6 things to keep in mind as a sports parent


Charlie Brooks

posted in Parenting

Whether I like it or not, I’ve become a sports parent. Weekends are no longer a chance to sleep in. instead, they’re a time to get up early so we can trek to hockey, baseball, soccer, or dance. This is great for my kids. I suppose my wallet and sanity can take one more hit.

I like taking an active role in my kids’ activities, but I don’t want to get too rabid as a sports parent. As the kids grow and competition gets fiercer, I hope to encourage them without becoming domineering. To that end, here are a few things I hope I keep in mind going forward.

It does matter if you win… The saying, “It’s not whether you win or lose, but how you play the game” is 99 percent true. However, I disagree with the notion that winning doesn’t matter. Sports are about competition. If you’re going to play, you should play to win.

…but not as much as other things. That said, there’s a right way and a wrong way to win. Competition matters, and sportsmanship matters even more. I’ll butt my nose out of most things, but I won’t abide my kids being poor sports, whether they win or lose.

I need to be a cheerleader, not a coach. (Unless, of course, I’m coaching the sport.) I get an urge to give well-meaning advice and pointers, especially if I know a great deal about the sport. But I don’t need to go around giving unsolicited advice. I’ll focus on cheering, and the coaches can coach.

Sports Running

I need to keep my annoyances to myself. Referees, judges, and opposing teams will irritate the heck out of me from time to time. I need to work on keeping my criticisms to myself — or at least out of my kids’ earshot. Complaining about a judge’s call doesn’t improve anything or send the right message.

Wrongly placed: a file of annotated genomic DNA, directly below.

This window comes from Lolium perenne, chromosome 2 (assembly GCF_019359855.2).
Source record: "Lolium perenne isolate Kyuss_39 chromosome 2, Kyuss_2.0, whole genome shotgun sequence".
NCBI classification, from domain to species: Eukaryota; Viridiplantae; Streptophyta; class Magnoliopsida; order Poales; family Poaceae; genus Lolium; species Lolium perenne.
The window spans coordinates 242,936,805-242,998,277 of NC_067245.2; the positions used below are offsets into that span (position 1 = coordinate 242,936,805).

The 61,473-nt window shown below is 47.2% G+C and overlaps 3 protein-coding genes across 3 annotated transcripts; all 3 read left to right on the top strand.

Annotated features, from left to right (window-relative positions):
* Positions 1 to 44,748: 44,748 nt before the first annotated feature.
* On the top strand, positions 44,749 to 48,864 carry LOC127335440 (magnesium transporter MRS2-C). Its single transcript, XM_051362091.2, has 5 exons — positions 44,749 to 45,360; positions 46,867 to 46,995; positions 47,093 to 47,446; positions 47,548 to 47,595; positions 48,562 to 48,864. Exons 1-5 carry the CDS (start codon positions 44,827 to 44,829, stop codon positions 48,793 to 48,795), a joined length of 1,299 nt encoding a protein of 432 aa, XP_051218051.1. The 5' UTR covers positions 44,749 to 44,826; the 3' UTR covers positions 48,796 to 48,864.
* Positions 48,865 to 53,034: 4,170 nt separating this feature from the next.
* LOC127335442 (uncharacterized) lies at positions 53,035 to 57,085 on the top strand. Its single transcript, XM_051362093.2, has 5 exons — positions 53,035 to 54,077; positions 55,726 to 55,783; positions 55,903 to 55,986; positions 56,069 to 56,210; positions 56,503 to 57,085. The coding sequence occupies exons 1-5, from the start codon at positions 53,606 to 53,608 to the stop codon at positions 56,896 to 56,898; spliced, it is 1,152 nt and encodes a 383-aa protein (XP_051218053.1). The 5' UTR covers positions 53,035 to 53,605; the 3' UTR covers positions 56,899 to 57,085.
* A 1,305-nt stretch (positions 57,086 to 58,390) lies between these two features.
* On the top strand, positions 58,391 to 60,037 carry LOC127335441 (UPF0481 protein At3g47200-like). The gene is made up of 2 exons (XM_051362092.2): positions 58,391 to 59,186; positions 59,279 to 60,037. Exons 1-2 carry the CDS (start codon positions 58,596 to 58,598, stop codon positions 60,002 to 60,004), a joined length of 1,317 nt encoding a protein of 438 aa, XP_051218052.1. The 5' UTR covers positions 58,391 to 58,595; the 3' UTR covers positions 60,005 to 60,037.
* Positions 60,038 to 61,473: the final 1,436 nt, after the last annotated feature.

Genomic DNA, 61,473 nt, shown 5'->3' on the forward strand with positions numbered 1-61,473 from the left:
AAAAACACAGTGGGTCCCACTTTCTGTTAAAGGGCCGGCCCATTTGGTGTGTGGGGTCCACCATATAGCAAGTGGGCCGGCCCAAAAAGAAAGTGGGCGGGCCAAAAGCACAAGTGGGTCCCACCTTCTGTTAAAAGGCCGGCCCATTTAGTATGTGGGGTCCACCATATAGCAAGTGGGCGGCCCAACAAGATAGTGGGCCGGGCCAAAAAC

I also need to shut up about the cost. Much to my irritation, sports take up a lot of time and even more money. The cost can grate on my nerves, but I’ve determined it’s worth it for the benefits my kids receive. Thus, complaining about the time and money spent is just empty griping.

I won’t let early morning sports ruin my waistline. Getting going super early means less time for breakfast. Despite the constant lure of Dunkin’ Donuts nearby, I need to keep the drive-thru to an occasional treat rather than making it part of the routine. A doughnut is not breakfast, even when I’m in a hurry.

Ultimately, I just don’t want to be the type of sports parent who lets a competitive nature get in the way of the kids having fun. This is one of those things that sounds easy in theory, but might get harder as I get more emotionally invested in games. As my time as a sports parent progresses, I’ll see if I can keep these six points in mind.

What sort of sports-related behaviors do you want to avoid?

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Images: Karen Arnold, US Navy

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